I Feel Your Pain
This is the second blog on empathy. Everyone thinks they are empathetic, but few have more than the most rudimentary level of empathy. The second level of empathy is when you move from verbalizing your empathy to emotively expressing your empathy. You hear or see something that you assess you should have empathy or you feel some kind of emotional empathy (anger, sad, fear, feel anxious etc.,). You cry, yell, or shrink. But the empathy is expressed not to call attention to someone’s situation but about how their situation makes you feel. A classic expression of this when someone announces they feel your pain. The empathy is centered on yourself and not the situation of the other. You are no longer following societal norms you are indeed feeling their pain but your expression of it is about self.
They will feel most empathetic about things they have no control or do not encounter in their daily lives if ever. In fact, they can have some borderline psychological problems. Many moons ago I worked in a group home for paranoid schizophrenics. On one particular occasion, one of our residents came into my office in tears. This man was from an upper-class family and had shown at one time great potential. He had several poems published and was in an elite Ivy League college, but the disease had taken over his mind and left him mentally unable to function. He no longer could write coherently, and his conversations would often meander into delusions. But this day he was very coherent about the pain he was feeling. He had watched the news and there was an earthquake in some Asian country, and he felt horrible about this event. He somehow inexplicably came to the conclusion that he was responsible. He over identified with the plight of the people.
When the Twin Towers in New York came down after an attack I cannot tell you how many people around me knew someone in the Towers. Now this might have been true for some but impossible for most. In fact, when I asked them about this. They would play the Kevin Bacon game of 'twelve degrees of separation'. They knew someone that knew someone that knew. When I worked with people impacted with AIDS in the early days of the crises, I constantly would have people who wanted to ‘volunteer’ so they could meet for a day someone infected so they could say they knew someone with AIDS. They would break down in tears and say how important volunteering was for them. But often they would volunteer one day and be gone. Why only one day? Because it was not about the persons living with AIDS but about their need to show and be recognized for caring. I feel your pain.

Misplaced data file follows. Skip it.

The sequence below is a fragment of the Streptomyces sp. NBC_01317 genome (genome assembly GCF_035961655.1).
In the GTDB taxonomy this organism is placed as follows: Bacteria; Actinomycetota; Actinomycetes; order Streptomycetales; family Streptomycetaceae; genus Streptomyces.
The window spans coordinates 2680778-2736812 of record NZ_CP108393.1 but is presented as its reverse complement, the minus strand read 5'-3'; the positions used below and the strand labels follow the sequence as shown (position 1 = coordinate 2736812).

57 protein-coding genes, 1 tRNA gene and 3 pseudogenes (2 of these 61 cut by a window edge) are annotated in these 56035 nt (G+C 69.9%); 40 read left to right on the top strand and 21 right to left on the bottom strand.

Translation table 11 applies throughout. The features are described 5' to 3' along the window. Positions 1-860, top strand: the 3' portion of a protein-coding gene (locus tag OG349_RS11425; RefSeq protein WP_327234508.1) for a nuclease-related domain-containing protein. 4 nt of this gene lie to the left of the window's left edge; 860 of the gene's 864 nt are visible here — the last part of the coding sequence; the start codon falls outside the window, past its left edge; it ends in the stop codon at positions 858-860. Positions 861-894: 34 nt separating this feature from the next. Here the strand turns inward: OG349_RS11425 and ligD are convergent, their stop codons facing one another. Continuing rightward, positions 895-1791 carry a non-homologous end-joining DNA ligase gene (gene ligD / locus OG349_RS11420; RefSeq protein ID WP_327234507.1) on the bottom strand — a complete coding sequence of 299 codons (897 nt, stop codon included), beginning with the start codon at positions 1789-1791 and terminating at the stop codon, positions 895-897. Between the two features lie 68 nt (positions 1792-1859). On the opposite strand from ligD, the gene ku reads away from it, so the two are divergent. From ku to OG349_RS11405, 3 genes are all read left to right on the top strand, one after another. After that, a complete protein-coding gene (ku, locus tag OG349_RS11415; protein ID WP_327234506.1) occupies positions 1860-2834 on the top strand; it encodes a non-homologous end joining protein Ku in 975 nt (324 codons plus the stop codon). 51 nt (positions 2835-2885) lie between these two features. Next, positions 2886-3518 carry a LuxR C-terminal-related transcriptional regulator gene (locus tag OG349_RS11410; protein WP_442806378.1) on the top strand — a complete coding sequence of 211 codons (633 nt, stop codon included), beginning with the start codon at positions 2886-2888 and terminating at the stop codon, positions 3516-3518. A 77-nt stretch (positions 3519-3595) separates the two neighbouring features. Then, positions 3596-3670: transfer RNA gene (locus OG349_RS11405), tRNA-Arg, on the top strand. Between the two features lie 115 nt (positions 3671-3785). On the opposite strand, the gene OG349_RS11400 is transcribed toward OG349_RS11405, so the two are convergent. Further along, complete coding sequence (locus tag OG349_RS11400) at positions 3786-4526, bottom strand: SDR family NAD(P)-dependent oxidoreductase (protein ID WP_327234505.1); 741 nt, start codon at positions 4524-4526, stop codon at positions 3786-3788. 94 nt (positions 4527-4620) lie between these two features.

This is often the realm of the liberal heart. You may be sensitive about the needs of others and how they may feel and your response is to let them know you understand. They feel a need to be affirmed that indeed they feel and even think right so they must be a good person. These individuals are usually known in racial issues as the fragile white. They want to be affirmed that they are not like other whites. They cannot be called racist because they feel and speak the right things. So even though they may participate in a racist system they are offended when confronted about this because they know how you feel. They are mad about it. They are depressed about it. So, you should be able to see that they are good people. These are what are called the rush to hush people who do not need to hear your stories because they make them feel bad and they already know how you feel. Thus, racism can continue at this level of empathy because you are not interested in ending racism but instead being recognized for your understanding of the problem.
This is a step up from stage one in that you are not merely fulfilling a societal expectation but indeed feel their pain, but it falls short of the deepest forms of empathy. In my next blog I will continue to explore a third stage of empathy. Until then try to listen to another’s needs and pain.
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